Byline: Khristopher J. Brooks
Not long ago, the Rev. R.L. Gundy learned the City Council was considering a city ordinance change aimed to extend basic human rights to Jacksonville's lesbian, gay, bisexual and transgender community.
At the time, he didn't know many specifics about the proposal, but he still made it a priority to voice his opinion.
"I told them that this was wrong on the first day they were considering it," said Gundy, vice president of Jacksonville's Southern Christian Leadership Conference. "I told them they have no idea how much harm this would do and they don't know what they're getting themselves into."
Gundy isn't the only one who opposes the proposed change. Many local black pastors say they support equal rights for everyone, but there's something morally wrong with this law. They take offense to the LGBT community demanding rights by asserting that gays and lesbians are no different than any other minority group that has fought for equality.
"But to say it's the same as black folk, well, to me, it's not the same," said pastor Gary L. Williams of First Baptist Church of Mandarin. "It's being made to sound the same, but it isn't.
"I was born black. This skin isn't coming off. I had no choice."
In early May, Councilman Warren Jones, who is black, filed a bill that hoped to outlaw discrimination in hiring or promotion, housing or access to public accommodations like hotels, movie theaters and restaurants based on a person's sexual orientation. The bill has backing from former Jacksonville elected officials and city business executives.
The City Council intended to vote on the bill this month, but members cannot agree on some specifics of the language. So the bill has stalled and likely won't be voted on until late July.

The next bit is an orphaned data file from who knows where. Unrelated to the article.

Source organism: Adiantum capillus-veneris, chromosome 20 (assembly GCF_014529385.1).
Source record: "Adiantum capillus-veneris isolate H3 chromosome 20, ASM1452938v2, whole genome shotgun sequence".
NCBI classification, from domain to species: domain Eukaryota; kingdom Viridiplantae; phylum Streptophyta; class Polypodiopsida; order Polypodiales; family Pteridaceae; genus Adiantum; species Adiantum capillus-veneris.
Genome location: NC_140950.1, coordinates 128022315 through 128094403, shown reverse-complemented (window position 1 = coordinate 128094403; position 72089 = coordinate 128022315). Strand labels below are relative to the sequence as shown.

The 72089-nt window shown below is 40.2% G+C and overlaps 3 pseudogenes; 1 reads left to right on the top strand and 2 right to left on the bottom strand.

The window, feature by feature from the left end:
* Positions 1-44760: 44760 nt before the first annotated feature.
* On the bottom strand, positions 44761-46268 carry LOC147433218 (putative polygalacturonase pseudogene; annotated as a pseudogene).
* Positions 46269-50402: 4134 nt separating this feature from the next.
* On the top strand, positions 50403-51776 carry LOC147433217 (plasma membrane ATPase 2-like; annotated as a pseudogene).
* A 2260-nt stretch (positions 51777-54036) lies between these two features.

Meanwhile, Mayor Alvin Brown has been hush about his stance on the bill. Caught between social liberals and conservative black churchgoers, both of whom helped vote him into office last year, he has given no clear answer when asked in public for his thoughts.
Black pastors and their congregation members opposing homosexuality is a topic that flows through Jacksonville and spreads through the nation, making Williams and Gundy one of many pastors who hold similar views.
In fact, a 2009 analysis of a Pew Research Center survey found that 40 percent of African-American respondents identify themselves as Baptist, a denomination known for its literal interpretation of Bible passages. Of the responding group, 46 percent said homosexuality should be discouraged.
Baptists and many other religious denominations typically point to Leviticus 18:22 ("Thou shalt not lie with mankind, as with womankind: it is abomination") and Leviticus 20:13 ("If a man also lie with mankind, as he lieth with a woman, both of them have committed an abominationa...") when they say homosexuality is wrong. Williams from First Baptist called it a sin.
"Even if someone says they're born this way, it doesn't make it right," he said.
Pastor Mark Griffin of Wayman Ministries said opposing homosexuality is one of the less important stances in the black church, one so small that it's unlikely their collective voice could sway City Council's vote.
However, any opposition from African-Americans or their pastors - no matter how large or small - could be seen as hypocritical.
Opposing a law that expands human rights to the LGBT community is, in essence, seeking to deny a segment of the population equal rights.
"And that's where African-Americans are caught because they have historically been at the forefront of championing equal rights for everyone, but not with this segment of people," said the Rev. Tim Simpson, managing editor of the journal Political Theology and a religion instructor at the University of North Florida.
Simpson said black pastors and their congregations have long been able to advocate for equal rights for themselves while opposing homosexuality because African-Americans dismiss certain passages of the Bible and interpret other sections more literally. …